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Philadelphia refinery that caught fire is city’s biggest single polluter

Federal data show the Philadelphia Energy Solutions refinery, which processes 335,000 barrels of crude oil a day, was already the city’s biggest polluter, even before the fire sent plumes of black smoke into the air.

Flames and smoke emerge from the Philadelphia Energy Solutions Refining Complex in Philadelphia, Friday, June 21, 2019. (AP Photo/Matt Rourke)
Flames and smoke emerge from the Philadelphia Energy Solutions Refining Complex in Philadelphia, Friday, June 21, 2019. (AP Photo/Matt Rourke)Read moreMatt Rourke / AP

Last week’s fiery explosion at the Philadelphia Energy Solutions refinery drew Philadelphians’ attention to the size and scale of the 1,400-acre complex, the largest on the eastern seaboard.

But those who live near it have long worried about what the PES plant releases into the air, and many wonder if high rates of asthma and other health issues are linked to the facility. Friday’s fire only heightened those fears.

“Why does it take a series of explosions for this to come out?” asked Mollie Michel of the nonprofit Moms Clean Air Force, who lives in South Philadelphia with her husband and two daughters.

City reports show the refinery, which processes 335,000 barrels of crude oil a day, was already Philadelphia’s biggest single air polluter even before last week’s fire sent plumes of black smoke skyward.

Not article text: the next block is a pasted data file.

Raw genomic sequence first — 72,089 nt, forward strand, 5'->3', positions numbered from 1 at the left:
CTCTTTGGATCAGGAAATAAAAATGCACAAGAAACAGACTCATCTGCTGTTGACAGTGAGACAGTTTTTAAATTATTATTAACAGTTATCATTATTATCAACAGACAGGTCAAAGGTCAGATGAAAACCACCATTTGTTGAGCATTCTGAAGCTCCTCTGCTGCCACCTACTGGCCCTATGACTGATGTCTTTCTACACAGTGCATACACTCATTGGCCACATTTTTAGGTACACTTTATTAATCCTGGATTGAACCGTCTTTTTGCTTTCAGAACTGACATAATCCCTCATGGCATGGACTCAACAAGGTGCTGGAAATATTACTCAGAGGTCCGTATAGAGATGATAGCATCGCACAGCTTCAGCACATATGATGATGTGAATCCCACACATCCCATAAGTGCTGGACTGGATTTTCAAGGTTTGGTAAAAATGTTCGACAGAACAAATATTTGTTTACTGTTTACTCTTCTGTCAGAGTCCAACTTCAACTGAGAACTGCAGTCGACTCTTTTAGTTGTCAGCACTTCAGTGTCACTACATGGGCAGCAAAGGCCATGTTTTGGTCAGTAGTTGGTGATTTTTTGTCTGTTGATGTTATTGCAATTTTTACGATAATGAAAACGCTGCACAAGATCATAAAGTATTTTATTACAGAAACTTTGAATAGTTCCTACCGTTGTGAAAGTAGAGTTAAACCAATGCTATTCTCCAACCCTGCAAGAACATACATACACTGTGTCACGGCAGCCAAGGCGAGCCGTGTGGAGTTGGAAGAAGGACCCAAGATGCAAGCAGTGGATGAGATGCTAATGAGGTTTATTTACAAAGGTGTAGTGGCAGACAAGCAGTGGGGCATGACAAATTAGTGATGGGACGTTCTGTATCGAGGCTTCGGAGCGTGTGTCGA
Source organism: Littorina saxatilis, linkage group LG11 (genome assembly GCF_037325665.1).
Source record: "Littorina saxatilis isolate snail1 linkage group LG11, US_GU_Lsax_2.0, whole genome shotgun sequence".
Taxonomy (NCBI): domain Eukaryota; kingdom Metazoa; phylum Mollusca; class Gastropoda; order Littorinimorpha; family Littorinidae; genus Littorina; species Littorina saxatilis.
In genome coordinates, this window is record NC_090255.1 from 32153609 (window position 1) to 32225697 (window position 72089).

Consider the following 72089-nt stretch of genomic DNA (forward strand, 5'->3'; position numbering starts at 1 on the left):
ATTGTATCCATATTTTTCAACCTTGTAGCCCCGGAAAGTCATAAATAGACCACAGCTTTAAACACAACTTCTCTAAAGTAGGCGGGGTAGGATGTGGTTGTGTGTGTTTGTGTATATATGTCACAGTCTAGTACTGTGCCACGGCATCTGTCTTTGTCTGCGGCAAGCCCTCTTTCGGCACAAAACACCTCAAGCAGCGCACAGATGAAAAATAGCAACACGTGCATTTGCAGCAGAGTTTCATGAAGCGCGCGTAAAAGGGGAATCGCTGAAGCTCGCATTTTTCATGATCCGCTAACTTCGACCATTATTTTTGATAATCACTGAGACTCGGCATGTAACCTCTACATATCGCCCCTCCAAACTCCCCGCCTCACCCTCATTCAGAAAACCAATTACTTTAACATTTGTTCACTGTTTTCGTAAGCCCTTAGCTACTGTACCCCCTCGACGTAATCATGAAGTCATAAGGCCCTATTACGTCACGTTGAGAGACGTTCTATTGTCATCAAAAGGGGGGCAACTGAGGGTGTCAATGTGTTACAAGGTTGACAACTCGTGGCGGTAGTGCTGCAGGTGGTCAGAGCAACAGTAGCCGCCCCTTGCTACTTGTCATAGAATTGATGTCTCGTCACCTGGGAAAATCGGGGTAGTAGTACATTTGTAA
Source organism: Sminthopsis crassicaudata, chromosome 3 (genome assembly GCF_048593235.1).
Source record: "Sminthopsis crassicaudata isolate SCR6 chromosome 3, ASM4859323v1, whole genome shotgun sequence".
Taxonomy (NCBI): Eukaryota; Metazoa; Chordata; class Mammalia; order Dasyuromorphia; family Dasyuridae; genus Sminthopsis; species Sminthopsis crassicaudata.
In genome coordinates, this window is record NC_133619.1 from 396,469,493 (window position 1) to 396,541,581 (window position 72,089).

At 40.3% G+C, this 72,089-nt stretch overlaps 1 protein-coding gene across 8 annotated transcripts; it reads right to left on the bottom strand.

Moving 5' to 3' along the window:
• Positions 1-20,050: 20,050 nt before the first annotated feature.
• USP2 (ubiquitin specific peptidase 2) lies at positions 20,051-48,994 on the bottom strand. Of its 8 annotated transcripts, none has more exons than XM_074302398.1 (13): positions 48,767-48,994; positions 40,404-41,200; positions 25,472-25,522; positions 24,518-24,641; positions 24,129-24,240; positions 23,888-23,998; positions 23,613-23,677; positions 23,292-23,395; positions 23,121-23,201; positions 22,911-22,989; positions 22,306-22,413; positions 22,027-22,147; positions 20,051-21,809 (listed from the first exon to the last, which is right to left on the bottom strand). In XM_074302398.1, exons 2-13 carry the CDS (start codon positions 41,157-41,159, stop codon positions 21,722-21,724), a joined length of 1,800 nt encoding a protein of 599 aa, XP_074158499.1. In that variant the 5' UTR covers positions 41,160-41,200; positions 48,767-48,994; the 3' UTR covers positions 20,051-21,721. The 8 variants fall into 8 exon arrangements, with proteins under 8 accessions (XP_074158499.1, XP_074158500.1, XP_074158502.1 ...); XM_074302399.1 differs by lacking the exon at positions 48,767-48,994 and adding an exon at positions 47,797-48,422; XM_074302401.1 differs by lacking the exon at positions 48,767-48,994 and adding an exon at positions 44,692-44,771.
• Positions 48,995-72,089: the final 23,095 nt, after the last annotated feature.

In a 2017 “Powering Our Future” report, the Office of Sustainability noted, “For nearly all particulate pollutants, the single-largest source of local air pollution is the Philadelphia Energy Solutions refinery.”

Federal data paint a similar picture. The U.S. Environmental Protection Agency’s Toxics Release Inventory (TRI) tracks toxic chemicals that may pose a health threat to and requires certain industrial facilities to report how much of each chemical is used, combusted, disposed of, or released. According to TRI data, the refinery is by far the biggest releaser of chemicals into the air in Philadelphia.

A PES spokesperson had no comment.

Philadelphia officials, charged with monitoring the air quality at the site, have acknowledged the facility poses a challenge.

The Office of Sustainability report noted that Philadelphia is the 12th most polluted city in U.S. by particulate pollution, a mix of solid and liquid particles that get into the air. It said the refinery “accounts for more than 50 percent of local emissions for each of those pollutants.”

Particulate matter, also referred to as particle pollution, when inhaled can cause serious health problems. Some particles, such as dust, dirt, or soot, are visible to the human eye. Others are not. Smaller particles pose the biggest health risk. They are also the biggest cause of haze in the United States.

The report also found that the refinery is the single largest contributor of emissions, including carbon dioxide.

“While not a particulate pollutant, carbon dioxide (the primary contributor to global climate change) is also emitted at the local level. Again, the PES refinery is the single-largest source of carbon emissions citywide,” the report stated.